Lucy Kirkwood - History

History

In 2005, she wrote and starred in her first play, Grady Hot Potato, at the Bedlam Theatre. It was also selected for the National Student Drama Festival.

The following year she took two productions of her second play, Geronimo to the Edinburgh Fringe, under the title The Umbilical Project. The two plays, Cut and Uncut, were an experiment in cutting the cord between writer and production. Uncut was directed by Lucy herself and Cut by a completely separate company under the direction of Matt Addicott. No contact was made between the two companies during the rehearsal period, prompting the tag line "Two casts, two crews, two directors, two venues, one new play... no communication".

Her third play Guns or Butter, about soldiers being overcome by the horror of war, was written for the Terror 2007 Festival at the Union Theatre, London.

Tinderbox, a dark comedy set in a fictional 21st Century England, premiered at the Bush Theatre in 2008. It starred Jamie Foreman and Sheridan Smith. In the same year she also contributed to the Bush's 50 Ways To Leave Your Lover. Her version of Ibsen's Hedda Gabler, entitled Hedda, premiered at London's Gate Theatre in 2008 to favourable reviews.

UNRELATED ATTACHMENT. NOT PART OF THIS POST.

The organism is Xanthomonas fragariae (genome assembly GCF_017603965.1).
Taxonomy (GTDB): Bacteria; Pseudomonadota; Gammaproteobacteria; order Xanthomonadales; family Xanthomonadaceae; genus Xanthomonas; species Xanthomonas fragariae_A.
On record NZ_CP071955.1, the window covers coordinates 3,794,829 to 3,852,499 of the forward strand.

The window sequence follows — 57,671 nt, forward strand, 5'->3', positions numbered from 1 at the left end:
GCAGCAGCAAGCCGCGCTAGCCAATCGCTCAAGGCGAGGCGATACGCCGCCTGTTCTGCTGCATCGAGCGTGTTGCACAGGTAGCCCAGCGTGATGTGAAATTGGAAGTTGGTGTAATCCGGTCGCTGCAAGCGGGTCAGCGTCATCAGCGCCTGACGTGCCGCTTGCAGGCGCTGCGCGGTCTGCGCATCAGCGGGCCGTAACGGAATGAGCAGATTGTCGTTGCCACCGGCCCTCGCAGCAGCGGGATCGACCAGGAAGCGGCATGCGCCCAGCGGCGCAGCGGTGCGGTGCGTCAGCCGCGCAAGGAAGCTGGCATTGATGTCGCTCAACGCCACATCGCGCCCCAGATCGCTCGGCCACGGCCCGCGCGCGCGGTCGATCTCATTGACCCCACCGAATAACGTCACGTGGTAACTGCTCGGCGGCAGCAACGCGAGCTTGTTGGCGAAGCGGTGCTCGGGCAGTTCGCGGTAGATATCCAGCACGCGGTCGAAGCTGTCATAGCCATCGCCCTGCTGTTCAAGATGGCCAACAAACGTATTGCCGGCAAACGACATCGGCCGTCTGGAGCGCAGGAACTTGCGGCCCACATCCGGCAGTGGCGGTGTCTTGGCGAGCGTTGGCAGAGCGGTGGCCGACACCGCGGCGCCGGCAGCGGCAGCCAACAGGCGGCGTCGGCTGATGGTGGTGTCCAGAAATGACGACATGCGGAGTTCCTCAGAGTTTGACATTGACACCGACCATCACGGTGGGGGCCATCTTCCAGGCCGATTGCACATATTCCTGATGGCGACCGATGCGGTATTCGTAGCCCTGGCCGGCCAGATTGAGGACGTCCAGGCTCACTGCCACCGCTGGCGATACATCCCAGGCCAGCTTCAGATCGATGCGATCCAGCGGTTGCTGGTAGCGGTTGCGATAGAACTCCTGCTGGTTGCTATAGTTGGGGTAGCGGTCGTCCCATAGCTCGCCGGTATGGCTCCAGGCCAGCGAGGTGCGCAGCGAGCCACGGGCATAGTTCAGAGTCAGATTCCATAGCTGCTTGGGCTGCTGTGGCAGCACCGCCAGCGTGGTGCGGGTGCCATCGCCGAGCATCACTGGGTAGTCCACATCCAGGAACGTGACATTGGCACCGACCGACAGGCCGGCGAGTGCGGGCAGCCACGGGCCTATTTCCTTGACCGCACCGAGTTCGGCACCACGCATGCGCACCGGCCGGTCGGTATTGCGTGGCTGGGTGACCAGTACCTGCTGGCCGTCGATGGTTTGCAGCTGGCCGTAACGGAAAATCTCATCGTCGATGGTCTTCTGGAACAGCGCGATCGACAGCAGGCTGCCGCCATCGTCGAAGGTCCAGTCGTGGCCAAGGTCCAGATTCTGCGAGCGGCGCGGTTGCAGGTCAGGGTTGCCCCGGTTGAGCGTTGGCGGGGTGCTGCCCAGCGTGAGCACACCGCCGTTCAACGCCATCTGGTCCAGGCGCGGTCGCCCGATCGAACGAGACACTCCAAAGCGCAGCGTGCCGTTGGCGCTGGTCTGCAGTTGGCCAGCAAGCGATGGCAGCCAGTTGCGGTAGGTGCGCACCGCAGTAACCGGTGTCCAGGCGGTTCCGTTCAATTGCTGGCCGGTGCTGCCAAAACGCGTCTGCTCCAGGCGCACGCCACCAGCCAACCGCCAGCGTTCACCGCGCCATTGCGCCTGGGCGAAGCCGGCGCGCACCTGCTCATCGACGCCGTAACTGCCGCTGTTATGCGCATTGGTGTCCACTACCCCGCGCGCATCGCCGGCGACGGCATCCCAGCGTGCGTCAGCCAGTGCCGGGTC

Kirkwood's promenade play about sex trafficking, It Felt Empty When The Heart Went At First But It Is Alright Now, was produced by Clean Break Theatre at the Arcola theatre. Her short horror piece Psychogeography premiered at the Bush in 2008 and was revived at Southwark Playhouse. She is also under commission to the Manhattan Theatre Club to write a science play. She is also developing a TV series with Kudos Film & Television and writes for the Company Pictures TV series Skins.

Her play NSFW premiered at the Royal Court Theatre, starring Janie Dee and Julian Barrett and directed by Simon Godwin, in October 2012.

Read more about this topic:  Lucy Kirkwood

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Famous quotes containing the word history:

    The principle office of history I take to be this: to prevent virtuous actions from being forgotten, and that evil words and deeds should fear an infamous reputation with posterity.
    Tacitus (c. 55–117)

    ... that there is no other way,
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